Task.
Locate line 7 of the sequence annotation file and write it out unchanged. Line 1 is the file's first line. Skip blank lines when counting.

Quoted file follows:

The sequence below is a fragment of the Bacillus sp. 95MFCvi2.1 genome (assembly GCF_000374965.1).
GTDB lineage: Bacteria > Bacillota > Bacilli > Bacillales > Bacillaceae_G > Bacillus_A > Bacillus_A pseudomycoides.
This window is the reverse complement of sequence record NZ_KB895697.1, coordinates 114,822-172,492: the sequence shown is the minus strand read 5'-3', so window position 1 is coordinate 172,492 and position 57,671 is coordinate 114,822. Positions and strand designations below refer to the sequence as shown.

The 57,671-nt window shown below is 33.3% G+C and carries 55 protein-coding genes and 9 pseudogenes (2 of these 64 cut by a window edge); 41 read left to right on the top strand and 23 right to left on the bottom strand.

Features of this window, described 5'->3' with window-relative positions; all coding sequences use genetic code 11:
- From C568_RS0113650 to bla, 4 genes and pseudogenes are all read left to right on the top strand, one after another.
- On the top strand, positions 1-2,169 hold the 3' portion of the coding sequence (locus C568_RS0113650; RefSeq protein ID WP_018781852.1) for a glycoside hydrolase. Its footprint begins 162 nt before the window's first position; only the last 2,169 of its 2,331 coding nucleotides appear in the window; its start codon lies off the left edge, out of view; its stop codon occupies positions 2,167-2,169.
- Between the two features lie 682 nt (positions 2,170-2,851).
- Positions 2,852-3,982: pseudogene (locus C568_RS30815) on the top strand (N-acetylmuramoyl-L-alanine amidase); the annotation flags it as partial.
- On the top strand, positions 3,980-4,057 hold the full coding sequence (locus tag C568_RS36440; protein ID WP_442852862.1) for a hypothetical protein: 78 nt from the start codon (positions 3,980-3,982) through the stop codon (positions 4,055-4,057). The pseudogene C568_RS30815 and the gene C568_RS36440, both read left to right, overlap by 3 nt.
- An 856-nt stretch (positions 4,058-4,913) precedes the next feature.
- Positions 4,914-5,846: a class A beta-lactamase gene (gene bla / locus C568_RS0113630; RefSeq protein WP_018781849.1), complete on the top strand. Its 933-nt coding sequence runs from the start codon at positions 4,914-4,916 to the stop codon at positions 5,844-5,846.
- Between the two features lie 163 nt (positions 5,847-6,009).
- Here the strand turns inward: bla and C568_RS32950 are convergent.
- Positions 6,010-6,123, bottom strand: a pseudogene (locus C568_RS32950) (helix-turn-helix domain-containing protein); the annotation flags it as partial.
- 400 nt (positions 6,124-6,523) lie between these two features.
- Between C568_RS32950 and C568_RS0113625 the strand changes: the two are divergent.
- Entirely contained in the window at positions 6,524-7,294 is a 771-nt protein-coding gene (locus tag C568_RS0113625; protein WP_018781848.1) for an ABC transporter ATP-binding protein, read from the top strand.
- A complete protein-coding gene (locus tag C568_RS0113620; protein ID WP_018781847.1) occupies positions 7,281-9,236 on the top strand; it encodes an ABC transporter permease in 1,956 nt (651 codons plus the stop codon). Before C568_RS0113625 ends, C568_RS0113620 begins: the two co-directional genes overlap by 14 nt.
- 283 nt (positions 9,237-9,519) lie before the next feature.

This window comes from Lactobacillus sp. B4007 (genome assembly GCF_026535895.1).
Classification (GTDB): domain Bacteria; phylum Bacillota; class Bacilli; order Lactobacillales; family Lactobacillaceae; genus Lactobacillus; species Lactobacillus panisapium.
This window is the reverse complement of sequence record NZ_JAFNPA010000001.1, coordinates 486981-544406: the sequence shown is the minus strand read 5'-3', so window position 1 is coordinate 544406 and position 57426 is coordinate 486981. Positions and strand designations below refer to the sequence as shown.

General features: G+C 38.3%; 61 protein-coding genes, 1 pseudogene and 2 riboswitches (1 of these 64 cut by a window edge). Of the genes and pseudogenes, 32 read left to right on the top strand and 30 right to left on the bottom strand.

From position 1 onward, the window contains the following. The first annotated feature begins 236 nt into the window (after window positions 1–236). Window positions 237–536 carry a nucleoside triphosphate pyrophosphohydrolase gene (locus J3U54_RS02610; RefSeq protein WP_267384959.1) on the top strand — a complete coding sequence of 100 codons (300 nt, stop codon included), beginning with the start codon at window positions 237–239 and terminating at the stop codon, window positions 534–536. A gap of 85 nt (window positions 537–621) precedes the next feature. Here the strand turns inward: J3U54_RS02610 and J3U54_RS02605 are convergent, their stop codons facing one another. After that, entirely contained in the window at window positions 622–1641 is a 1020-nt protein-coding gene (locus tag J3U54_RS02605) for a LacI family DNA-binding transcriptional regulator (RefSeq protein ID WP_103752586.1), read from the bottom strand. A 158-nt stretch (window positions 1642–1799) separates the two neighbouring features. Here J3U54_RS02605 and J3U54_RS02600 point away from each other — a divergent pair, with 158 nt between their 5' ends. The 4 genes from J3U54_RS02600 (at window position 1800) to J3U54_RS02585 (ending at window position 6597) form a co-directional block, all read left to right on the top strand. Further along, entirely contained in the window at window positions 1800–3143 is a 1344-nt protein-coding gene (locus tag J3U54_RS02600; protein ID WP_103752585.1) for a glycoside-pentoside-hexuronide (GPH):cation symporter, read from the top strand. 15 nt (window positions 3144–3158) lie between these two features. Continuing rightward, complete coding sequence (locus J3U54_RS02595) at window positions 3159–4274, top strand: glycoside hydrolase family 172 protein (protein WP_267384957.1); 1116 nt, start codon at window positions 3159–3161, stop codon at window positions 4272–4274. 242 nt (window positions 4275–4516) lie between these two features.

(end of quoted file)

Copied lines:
- On the top strand, positions 1-2,169 hold the 3' portion of the coding sequence (locus C568_RS0113650; RefSeq protein ID WP_018781852.1) for a glycoside hydrolase. Its footprint begins 162 nt before the window's first position; only the last 2,169 of its 2,331 coding nucleotides appear in the window; its start codon lies off the left edge, out of view; its stop codon occupies positions 2,167-2,169.